Saturday, November 08, 2008

The pianist and the pineapple

The Filharmonija was only half-full tonight. Shame - they missed a great performance! Even worse - the concert was broadcast throughout Europe, but thankfully only on radio.

The Lithuanian National Symphony orchestra, under the delightful Modestas Pitrenas, started with Barkauskas' Konzertstück No 2. A fantastic piece in three parts, which opened with a blast of an ascending motif by the trumpets which was then passed around the very large orchestra, including two ...xylophones (metallophones? could not see). This was followed by a more lyrical middle section; the end had a different ascending melody, more of a scale, but which still resembled the first motif. A great piece for opening a concert!

Edvinas Minkstimas then joined the orchestra for Bartok's third piano concerto. Very Bartok, opening with a vaguely familiar folk melody; the second movement made me think of a Sunday evening in a village, with the sun slowly going down, some of the village people singing a hymn in a village church....The final movement seemed more 'modern', moving some way away from folk music.  I wondered what Adorno might have thought of it, and whether he would have approved - he was not really into incorporating 'folk music' into Serious Music. Minkstimas played beautifully - the orchestral forces had been reduced, and I wondered if that was a good idea. The first violins sounded a bit lacklustre at the beginning of the first movement, and did not seem to match the pianist's energy.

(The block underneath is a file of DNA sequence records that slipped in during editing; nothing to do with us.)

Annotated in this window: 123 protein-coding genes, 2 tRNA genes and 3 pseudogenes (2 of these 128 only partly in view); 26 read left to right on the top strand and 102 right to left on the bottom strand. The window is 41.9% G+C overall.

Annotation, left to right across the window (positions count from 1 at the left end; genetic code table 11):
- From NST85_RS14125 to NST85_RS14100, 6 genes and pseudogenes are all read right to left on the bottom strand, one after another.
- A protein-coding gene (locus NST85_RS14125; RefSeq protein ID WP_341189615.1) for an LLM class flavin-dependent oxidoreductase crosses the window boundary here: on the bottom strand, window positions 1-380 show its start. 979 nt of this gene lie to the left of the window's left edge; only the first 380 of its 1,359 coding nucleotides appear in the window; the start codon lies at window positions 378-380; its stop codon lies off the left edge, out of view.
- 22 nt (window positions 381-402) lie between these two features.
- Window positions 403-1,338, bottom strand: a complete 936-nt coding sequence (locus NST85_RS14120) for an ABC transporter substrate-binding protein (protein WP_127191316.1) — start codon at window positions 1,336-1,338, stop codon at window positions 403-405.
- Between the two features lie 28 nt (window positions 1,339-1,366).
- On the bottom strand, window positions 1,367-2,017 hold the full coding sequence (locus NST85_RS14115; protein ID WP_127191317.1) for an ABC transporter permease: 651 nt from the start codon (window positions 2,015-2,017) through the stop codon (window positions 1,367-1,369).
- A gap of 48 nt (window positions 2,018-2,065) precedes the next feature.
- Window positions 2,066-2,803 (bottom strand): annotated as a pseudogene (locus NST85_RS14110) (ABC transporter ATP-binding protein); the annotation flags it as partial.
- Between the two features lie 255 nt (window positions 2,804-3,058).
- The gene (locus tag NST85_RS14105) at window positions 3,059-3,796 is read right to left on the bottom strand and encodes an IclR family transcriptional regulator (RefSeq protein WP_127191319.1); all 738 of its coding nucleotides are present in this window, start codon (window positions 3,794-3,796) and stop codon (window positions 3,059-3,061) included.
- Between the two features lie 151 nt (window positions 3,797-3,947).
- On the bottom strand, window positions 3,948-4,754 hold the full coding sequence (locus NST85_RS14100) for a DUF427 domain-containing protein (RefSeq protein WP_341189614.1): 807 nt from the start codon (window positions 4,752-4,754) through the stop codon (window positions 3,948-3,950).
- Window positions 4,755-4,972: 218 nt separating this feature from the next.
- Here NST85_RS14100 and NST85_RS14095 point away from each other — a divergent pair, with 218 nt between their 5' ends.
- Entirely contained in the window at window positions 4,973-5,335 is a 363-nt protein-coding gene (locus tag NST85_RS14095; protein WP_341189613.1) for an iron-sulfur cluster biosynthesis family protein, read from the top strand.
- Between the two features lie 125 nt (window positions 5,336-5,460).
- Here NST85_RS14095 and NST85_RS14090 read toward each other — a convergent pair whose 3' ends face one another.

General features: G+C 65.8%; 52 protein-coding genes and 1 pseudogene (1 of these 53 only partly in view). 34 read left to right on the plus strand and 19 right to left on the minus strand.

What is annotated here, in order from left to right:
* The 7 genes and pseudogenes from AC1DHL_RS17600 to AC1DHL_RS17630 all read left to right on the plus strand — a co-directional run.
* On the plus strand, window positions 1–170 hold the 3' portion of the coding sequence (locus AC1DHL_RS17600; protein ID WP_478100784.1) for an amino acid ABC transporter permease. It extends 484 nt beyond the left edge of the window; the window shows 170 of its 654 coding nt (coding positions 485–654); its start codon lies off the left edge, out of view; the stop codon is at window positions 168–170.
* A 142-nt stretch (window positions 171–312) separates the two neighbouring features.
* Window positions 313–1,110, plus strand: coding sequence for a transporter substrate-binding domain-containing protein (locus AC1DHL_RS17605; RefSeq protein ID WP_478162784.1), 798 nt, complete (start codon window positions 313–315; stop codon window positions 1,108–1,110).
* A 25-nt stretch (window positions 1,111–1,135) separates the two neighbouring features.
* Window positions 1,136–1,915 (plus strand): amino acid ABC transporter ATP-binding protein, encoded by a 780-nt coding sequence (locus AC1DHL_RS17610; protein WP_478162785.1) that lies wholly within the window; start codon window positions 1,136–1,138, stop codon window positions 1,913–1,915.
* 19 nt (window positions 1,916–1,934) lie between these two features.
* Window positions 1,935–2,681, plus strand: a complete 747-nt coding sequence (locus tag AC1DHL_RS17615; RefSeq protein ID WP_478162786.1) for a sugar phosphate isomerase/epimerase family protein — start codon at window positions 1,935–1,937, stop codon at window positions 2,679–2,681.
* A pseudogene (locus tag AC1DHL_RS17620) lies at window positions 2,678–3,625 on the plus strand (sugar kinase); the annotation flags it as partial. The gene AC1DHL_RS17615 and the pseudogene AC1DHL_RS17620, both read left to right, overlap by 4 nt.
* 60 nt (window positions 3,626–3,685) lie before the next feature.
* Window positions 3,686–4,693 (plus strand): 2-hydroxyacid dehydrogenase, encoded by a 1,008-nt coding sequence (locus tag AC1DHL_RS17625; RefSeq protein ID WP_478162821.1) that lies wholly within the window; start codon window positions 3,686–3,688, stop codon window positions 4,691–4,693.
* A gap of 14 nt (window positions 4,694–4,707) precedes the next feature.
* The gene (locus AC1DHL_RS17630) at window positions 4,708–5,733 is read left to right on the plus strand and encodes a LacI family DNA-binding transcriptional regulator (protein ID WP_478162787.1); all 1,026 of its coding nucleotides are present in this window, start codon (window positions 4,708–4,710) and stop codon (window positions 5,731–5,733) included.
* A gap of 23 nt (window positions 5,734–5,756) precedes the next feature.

Finally Prokofief's fifth symphony. It reminded me of Russian film music (which I love - Shostakovich's 'The Fall of Berlin' is quite something else). This could have been a story of a young man from a remote village who goes into the city to work in a factory - the second movement (which I know quite well) could have been a wonderful setting for him looking wondrously all of city life, from thousands of people doing gymnastics in a park to the relentless and ever-faster pace of factory work. The third movement might have been him returning to the village, but with city ideas and finally, at the end of the last movement, he might have realised that life will never be quite as it was, and he might be suffering a never-ending conflict in his soul, trying to combine his village outlook with the pressures of city life.

The orchestra came into its own in this piece, with particularly the viola section in the second to fourth movements pouring lashings and lashings of warm dark chocolate over the rest of the orchestra. Welldone, Arunas! The standing ovation was well-deserved!


violainvilnius said...

Oh yes, the pineapple?

The pianist received a pineapple from a delighted audience member. Ho hum.